It was a pleasure to speak with you last week regarding SDIRA’s and REI. I plan to follow your advice to increase my savings for startup capital by opening a traditional IRA and rolling over my old 401k. Hopefully, within the next 12 months or so, I should have startup capital in the area of 15K. Rolling these monies into an SDIRA, I plan then to pursue either mortgage notes and/or tax liens within the SDIRA to build more capital.
Once more capital is available, I would like to buy and hold a duplex or triplex with property management in place within the SDIRA. This is where I start to question the SDIRA. Because of my probably slow-ish plan for building capital, I will most likely need to finance the multifamily buy and hold. I know that UBTI is an issue in an SDIRA, however: this is avoided in a Solo 401k. Aside from my other ideas for developing self-employment opportunities as a licensed occupational therapist (which require its own capital and significant time), I always have the opportunity to do contract work as a therapist on a 1099 throughout the summer months. This won’t be a huge money maker for me (maybe a few thousand per summer), however: it is a clear (and relatively easy) way to “go into business” for myself and get the solo 401k established.
However with Solo401k contributions, I understand that the IRS considers elective deferrals into a 401k by the person not the plan. So, if I am contributing to a 401k at my w2 employment (which I am), the total that I can contribute to any 401k in a given year (solo or employer-based) is capped at $17500 for 2014. So this raises some other thoughts: let’s say I back down my w2-based 401k contribution to allow for the self-employed income contribution to a solo 401k (I would say that the max would be 4K annually). I lose some pre-tax savings on my w2 income, however: I gain the no-UBTI advantages of a solo 401k. On the other hand, I could do VERY MINIMAL contract hours over the summer (maybe just enough to cover the annual costs of setting up and maintaining the solo 401k…a few hundred bucks, plus or minus), just to get the solo 401K established and then annually roll my traditional IRA contributions into the solo 401K. I would then conduct the note investing and any future “buy and hold” investments through the solo 401k and avoid UBTI. Is my thinking correct with this?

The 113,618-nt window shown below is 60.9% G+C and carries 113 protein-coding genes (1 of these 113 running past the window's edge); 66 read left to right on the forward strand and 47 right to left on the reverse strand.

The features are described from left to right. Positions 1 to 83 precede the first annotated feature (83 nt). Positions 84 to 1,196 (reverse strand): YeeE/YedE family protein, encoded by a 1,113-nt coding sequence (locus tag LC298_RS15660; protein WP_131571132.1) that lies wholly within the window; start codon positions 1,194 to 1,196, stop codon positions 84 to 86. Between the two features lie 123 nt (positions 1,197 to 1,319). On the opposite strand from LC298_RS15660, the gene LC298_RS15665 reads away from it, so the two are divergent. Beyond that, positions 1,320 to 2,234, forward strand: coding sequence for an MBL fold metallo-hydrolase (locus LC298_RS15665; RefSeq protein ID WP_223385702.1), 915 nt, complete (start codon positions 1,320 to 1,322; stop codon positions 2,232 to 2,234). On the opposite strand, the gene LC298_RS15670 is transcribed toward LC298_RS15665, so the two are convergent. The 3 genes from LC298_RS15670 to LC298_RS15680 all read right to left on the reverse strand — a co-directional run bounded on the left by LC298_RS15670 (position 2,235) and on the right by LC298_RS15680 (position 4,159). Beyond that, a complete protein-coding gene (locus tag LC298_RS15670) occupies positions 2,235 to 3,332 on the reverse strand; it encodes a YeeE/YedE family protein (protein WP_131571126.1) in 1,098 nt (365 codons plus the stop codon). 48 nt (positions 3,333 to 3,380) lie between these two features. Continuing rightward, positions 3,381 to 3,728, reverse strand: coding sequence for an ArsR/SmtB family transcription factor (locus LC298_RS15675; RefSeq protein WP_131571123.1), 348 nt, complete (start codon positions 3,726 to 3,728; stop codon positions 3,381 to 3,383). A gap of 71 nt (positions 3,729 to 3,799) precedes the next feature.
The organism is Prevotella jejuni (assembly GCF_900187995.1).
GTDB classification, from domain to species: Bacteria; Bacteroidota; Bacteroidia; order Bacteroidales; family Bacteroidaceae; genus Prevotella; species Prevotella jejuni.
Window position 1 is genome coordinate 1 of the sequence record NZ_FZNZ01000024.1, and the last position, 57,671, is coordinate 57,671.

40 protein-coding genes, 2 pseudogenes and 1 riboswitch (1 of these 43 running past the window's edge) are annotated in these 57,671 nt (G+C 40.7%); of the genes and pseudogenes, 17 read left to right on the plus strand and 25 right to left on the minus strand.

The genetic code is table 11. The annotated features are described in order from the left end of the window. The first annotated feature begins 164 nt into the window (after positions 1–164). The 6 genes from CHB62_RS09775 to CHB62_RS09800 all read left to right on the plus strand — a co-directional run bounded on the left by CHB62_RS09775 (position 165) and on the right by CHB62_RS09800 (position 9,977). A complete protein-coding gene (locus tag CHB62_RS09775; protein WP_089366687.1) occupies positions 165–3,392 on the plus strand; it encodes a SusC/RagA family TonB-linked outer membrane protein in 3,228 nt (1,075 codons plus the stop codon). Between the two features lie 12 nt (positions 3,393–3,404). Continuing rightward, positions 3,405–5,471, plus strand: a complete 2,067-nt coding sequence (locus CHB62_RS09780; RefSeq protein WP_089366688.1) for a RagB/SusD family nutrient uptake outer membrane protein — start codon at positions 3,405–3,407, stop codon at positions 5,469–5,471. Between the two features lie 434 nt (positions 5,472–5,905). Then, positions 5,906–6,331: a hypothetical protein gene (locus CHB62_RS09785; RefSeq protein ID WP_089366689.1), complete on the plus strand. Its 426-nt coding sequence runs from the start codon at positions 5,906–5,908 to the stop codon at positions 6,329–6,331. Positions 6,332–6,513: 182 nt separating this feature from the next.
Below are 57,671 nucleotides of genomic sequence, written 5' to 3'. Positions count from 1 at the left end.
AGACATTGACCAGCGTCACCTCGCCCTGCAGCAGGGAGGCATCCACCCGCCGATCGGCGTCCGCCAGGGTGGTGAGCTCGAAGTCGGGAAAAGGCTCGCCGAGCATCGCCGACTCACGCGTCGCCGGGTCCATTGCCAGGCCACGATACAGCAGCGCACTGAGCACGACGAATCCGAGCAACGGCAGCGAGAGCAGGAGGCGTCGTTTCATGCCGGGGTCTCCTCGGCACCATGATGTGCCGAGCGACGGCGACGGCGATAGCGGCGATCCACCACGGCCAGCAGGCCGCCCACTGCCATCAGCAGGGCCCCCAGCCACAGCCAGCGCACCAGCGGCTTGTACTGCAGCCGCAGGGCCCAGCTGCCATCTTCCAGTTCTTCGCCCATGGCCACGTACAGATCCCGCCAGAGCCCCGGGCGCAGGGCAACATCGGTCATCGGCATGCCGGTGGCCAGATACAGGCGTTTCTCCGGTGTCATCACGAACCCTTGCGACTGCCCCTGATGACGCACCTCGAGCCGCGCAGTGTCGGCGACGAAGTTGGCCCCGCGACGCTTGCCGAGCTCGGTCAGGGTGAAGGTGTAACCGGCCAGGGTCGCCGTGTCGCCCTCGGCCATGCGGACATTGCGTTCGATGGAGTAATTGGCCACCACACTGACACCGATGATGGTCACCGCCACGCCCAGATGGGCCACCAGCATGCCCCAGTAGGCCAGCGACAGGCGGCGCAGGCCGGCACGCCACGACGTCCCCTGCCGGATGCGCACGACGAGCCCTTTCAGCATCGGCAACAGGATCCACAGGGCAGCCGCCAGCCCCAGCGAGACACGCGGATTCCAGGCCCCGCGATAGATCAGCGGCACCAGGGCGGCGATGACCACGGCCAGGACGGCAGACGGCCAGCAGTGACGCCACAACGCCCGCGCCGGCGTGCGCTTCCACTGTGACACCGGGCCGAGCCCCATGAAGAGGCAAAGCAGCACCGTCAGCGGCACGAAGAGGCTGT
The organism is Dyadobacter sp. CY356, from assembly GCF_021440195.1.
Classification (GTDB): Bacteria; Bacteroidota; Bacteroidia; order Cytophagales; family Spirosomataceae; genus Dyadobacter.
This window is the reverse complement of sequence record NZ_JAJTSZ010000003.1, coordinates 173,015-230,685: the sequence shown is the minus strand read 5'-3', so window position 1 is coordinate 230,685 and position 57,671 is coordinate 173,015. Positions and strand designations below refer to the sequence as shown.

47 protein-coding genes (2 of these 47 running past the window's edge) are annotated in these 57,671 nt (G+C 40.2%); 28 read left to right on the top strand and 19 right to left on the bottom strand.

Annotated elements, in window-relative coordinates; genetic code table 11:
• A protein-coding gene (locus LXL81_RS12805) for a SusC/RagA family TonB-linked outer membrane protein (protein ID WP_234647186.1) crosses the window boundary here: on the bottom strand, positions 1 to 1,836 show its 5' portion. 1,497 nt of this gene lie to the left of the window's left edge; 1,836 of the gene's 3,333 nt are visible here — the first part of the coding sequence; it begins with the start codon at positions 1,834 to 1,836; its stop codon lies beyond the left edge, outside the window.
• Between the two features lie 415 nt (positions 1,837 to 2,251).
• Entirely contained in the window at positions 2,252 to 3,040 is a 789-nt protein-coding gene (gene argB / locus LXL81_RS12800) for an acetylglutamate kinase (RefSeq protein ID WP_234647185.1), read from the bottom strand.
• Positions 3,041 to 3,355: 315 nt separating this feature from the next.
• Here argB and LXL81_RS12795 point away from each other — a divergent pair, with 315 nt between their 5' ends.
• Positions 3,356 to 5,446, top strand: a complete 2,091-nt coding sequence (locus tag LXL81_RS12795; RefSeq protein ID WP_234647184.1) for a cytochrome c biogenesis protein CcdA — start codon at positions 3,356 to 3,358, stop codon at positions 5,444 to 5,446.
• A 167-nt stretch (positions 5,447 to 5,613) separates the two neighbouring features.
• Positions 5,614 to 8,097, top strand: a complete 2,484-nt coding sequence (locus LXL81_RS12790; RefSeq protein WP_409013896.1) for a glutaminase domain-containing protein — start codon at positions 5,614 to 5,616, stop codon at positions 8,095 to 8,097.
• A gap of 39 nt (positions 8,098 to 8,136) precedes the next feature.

I know this is a CPA issue, but I think my thinking is accurate: minimizing the amount of self-employment income that I can create (a few hundred bucks), which will simply allow me to establish the solo 401k, will still allow me to max out the benefit of pre-tax contributions from my w2 income (which will always be significantly higher than any self-employed income I can manage to create). For the near future, I don’t see that I will make enough in self-employment income to benefit in any substantial way from the non-elective employer contribution (25% of self-employed compensation) available with the solo 401k. With my minimal self-employment earnings, the non-elective employer contribution would be negligible. Ultimately, I am interested in finding a retirement savings structure which will allow me to avoid UBTI when I am ready to go into buy and hold investing while not maintaining my contribution level to my w2-based 401k contribution.
Is there a minimum amount of self-employed income necessary to establish/ maintain a solo 401K…can a few hundred dollars a year on a 1099 be adequate? Annual rollovers from an IRA into a solo 401k are allowed, correct? Would a Roth solo 401k have a role here?
Solo401k Contributions, Real Estate Investing and More… Answer:
The employee elective deferrals are subject to the same limit on both, the Solo 401k and your employer 401k. So, for example, if you were contributing $10,000 at your employer 401k, then you can contribute up to $7,500 as salary deferral into your Solo 401k. You can split Solo401k contributions any way you wish.
There is no minimum amount – as long as you have the self-employment activity and intend generating profits you can maintain Solo 401k. However, in order for your plan to retain its Qualified-Status substantial contributions must be made occasionally.
Yes, you can do annual rollovers from an IRA into Solo 401k.
You can elect to make either pre-tax or after tax (Roth) Solo401k contributions into your plan. In first case they would be tax-deductible. And in second instance they distributions would be tax-free.